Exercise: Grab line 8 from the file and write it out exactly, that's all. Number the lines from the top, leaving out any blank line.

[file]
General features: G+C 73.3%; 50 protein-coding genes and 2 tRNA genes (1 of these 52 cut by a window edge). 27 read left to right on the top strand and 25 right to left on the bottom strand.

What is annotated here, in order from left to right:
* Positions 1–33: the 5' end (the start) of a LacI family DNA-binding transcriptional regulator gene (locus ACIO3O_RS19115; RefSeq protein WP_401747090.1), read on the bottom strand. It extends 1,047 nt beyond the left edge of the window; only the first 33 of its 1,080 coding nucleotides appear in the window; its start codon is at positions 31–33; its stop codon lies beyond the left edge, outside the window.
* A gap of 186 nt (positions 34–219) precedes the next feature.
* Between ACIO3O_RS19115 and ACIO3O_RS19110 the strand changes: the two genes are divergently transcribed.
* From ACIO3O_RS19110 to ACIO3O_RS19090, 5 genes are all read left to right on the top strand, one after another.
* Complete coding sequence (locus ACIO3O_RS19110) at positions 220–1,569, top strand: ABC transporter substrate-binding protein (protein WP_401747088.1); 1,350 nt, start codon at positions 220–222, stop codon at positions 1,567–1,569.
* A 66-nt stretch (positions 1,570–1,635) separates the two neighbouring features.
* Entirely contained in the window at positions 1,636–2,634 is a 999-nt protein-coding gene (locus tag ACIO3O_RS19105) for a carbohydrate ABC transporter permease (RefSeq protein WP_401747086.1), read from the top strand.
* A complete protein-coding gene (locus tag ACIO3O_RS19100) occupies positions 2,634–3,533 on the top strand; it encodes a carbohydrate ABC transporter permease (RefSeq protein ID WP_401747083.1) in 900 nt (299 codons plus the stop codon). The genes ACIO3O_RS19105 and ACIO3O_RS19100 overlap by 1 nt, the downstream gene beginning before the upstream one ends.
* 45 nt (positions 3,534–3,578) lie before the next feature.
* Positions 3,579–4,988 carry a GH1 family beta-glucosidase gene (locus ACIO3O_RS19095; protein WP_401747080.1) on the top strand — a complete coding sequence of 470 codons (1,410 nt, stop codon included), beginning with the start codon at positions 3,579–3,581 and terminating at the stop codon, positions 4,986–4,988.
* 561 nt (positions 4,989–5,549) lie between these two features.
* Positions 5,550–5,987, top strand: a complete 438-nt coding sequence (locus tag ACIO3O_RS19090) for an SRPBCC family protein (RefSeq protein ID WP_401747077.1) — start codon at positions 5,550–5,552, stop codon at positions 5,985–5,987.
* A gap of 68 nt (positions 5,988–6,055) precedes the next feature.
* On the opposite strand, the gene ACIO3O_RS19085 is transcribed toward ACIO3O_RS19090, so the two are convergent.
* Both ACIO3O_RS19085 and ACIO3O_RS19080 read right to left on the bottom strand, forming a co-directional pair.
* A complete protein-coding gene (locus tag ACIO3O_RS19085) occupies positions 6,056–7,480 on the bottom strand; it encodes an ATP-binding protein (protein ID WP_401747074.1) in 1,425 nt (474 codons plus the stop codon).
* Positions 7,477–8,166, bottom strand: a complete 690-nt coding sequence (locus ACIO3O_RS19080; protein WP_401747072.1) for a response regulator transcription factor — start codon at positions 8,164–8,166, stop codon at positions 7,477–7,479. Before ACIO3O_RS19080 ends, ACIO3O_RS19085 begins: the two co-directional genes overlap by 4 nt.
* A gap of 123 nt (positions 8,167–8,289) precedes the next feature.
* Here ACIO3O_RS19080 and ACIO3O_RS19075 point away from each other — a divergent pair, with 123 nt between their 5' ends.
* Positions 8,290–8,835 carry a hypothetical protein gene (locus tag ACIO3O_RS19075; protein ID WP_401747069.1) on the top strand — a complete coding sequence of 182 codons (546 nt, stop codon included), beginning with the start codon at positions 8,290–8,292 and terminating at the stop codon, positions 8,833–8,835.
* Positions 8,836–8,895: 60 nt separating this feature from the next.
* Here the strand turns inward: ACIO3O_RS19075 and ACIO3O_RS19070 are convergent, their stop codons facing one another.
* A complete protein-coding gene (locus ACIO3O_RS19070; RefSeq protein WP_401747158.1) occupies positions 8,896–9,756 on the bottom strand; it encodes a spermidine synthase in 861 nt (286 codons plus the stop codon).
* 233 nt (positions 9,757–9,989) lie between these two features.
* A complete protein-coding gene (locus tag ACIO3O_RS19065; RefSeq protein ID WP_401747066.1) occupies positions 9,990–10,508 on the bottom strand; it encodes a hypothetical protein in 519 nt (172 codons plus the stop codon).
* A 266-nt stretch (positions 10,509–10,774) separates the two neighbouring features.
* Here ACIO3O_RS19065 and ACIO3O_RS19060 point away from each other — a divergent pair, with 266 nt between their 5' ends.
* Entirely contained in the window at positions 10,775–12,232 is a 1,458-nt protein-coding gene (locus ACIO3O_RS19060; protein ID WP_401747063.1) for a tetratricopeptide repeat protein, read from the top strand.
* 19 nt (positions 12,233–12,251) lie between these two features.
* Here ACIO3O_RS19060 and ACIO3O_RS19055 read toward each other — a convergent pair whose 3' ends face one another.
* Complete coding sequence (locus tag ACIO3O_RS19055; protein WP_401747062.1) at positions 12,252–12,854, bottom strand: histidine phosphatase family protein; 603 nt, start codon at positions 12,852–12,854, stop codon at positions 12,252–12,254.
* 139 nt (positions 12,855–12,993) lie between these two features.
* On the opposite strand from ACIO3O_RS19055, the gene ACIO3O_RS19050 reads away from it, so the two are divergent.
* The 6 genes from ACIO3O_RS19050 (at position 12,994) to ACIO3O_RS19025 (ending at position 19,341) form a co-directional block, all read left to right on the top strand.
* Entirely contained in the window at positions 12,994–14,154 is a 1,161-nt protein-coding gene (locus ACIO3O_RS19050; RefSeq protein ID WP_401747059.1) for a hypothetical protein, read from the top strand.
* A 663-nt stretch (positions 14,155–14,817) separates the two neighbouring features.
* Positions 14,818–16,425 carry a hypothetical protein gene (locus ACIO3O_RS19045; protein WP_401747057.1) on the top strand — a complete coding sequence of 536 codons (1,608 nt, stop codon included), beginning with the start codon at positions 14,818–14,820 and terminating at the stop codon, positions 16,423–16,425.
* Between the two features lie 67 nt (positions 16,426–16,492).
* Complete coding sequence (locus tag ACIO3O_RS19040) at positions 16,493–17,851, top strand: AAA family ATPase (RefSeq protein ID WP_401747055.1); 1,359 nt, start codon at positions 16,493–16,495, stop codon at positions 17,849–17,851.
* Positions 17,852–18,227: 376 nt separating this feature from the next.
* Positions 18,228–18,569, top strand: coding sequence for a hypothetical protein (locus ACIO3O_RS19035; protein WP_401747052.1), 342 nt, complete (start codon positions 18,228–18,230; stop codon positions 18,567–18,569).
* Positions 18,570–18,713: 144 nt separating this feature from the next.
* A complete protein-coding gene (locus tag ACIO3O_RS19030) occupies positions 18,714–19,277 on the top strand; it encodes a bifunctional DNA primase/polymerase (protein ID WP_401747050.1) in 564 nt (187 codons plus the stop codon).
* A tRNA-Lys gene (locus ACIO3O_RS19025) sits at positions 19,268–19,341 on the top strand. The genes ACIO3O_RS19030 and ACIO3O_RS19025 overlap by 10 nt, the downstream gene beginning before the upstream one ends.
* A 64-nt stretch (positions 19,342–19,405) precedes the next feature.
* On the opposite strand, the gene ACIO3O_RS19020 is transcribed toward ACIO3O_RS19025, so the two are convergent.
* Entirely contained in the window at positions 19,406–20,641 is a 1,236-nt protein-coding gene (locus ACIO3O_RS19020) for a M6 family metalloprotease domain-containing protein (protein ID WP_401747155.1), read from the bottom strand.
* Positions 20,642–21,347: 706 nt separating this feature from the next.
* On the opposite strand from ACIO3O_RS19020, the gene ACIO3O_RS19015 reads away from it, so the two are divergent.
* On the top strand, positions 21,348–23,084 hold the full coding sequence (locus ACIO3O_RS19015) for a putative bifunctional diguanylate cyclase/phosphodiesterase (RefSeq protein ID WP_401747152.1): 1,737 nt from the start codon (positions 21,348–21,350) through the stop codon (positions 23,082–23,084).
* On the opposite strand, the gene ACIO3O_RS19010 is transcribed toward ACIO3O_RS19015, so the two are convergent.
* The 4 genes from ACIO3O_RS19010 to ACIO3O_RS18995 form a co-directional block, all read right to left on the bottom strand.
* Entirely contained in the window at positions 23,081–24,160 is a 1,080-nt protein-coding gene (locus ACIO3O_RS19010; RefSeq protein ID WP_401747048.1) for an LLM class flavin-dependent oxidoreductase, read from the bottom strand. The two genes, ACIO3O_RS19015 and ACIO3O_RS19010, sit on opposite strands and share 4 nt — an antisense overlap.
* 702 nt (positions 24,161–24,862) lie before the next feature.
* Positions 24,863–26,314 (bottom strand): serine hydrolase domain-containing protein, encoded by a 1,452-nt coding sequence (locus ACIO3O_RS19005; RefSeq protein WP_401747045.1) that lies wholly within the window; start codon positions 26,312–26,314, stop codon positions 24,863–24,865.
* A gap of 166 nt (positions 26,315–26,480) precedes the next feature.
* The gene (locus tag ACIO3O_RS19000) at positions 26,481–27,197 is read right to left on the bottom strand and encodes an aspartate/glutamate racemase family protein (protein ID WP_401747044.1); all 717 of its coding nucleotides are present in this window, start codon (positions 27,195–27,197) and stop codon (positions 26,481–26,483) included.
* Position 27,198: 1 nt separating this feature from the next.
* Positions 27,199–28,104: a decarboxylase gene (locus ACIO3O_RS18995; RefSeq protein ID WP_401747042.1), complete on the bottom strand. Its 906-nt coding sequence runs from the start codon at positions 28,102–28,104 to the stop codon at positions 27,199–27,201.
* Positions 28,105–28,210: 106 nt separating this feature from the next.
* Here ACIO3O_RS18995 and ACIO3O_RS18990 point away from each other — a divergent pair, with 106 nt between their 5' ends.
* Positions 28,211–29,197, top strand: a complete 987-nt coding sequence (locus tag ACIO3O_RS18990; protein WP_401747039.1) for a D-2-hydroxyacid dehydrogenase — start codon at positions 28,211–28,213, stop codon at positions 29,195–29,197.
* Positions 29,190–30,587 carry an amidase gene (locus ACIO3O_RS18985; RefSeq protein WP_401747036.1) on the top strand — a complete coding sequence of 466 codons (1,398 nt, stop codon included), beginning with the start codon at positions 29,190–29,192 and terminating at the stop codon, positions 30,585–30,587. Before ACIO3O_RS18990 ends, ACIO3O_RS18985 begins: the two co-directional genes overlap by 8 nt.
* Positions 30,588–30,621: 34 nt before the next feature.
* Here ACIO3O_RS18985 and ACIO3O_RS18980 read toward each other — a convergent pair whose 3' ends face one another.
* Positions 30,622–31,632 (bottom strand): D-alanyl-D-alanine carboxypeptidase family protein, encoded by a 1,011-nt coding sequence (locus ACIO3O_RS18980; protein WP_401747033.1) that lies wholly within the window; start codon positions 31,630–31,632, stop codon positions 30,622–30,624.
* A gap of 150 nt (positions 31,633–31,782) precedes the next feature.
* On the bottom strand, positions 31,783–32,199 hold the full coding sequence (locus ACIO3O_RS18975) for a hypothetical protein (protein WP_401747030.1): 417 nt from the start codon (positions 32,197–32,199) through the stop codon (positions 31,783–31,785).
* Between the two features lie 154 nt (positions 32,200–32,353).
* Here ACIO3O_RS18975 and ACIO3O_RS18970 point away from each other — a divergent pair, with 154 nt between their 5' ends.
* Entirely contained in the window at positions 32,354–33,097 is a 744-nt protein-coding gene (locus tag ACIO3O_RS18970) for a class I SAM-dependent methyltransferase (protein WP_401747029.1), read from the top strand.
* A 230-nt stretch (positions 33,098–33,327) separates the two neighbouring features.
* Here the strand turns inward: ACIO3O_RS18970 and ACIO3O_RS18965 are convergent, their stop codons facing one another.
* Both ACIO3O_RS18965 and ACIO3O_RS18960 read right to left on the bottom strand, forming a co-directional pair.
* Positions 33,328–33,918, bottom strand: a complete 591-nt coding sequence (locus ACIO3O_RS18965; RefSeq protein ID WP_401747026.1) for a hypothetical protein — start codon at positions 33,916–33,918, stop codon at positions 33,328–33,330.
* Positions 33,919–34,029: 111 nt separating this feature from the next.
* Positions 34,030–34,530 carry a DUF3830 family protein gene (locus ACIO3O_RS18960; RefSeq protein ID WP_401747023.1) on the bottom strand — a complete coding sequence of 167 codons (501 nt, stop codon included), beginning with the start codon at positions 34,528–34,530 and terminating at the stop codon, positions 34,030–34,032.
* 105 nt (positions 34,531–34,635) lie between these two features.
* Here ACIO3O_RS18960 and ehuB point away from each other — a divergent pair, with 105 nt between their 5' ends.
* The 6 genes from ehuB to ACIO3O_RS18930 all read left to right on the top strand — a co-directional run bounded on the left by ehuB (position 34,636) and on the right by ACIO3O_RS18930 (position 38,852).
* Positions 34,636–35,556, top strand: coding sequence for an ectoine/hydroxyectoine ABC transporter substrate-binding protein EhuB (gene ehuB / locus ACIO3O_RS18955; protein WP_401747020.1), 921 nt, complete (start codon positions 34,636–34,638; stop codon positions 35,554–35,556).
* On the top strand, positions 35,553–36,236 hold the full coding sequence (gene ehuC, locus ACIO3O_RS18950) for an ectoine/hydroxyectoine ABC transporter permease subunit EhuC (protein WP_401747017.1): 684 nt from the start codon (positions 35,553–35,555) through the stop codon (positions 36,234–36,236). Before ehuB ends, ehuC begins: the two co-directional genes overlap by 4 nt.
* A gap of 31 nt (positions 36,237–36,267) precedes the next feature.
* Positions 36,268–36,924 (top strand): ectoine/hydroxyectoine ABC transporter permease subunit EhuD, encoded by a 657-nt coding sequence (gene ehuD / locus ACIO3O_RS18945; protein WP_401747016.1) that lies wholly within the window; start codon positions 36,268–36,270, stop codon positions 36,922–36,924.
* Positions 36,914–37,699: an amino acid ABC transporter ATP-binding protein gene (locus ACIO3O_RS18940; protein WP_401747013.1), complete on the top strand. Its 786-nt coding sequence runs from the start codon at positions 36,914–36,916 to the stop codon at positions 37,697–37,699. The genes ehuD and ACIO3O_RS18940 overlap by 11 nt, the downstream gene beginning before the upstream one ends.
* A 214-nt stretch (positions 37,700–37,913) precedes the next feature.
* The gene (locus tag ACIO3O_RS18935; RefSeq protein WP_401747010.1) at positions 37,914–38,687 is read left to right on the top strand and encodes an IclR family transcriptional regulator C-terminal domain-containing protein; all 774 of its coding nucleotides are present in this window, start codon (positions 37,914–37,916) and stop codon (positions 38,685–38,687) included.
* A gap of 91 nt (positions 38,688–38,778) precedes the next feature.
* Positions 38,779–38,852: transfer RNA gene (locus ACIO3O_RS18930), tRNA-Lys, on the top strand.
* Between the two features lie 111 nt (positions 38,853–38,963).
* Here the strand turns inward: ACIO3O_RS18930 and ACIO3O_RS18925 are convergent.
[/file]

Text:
* A 66-nt stretch (positions 1,570–1,635) separates the two neighbouring features.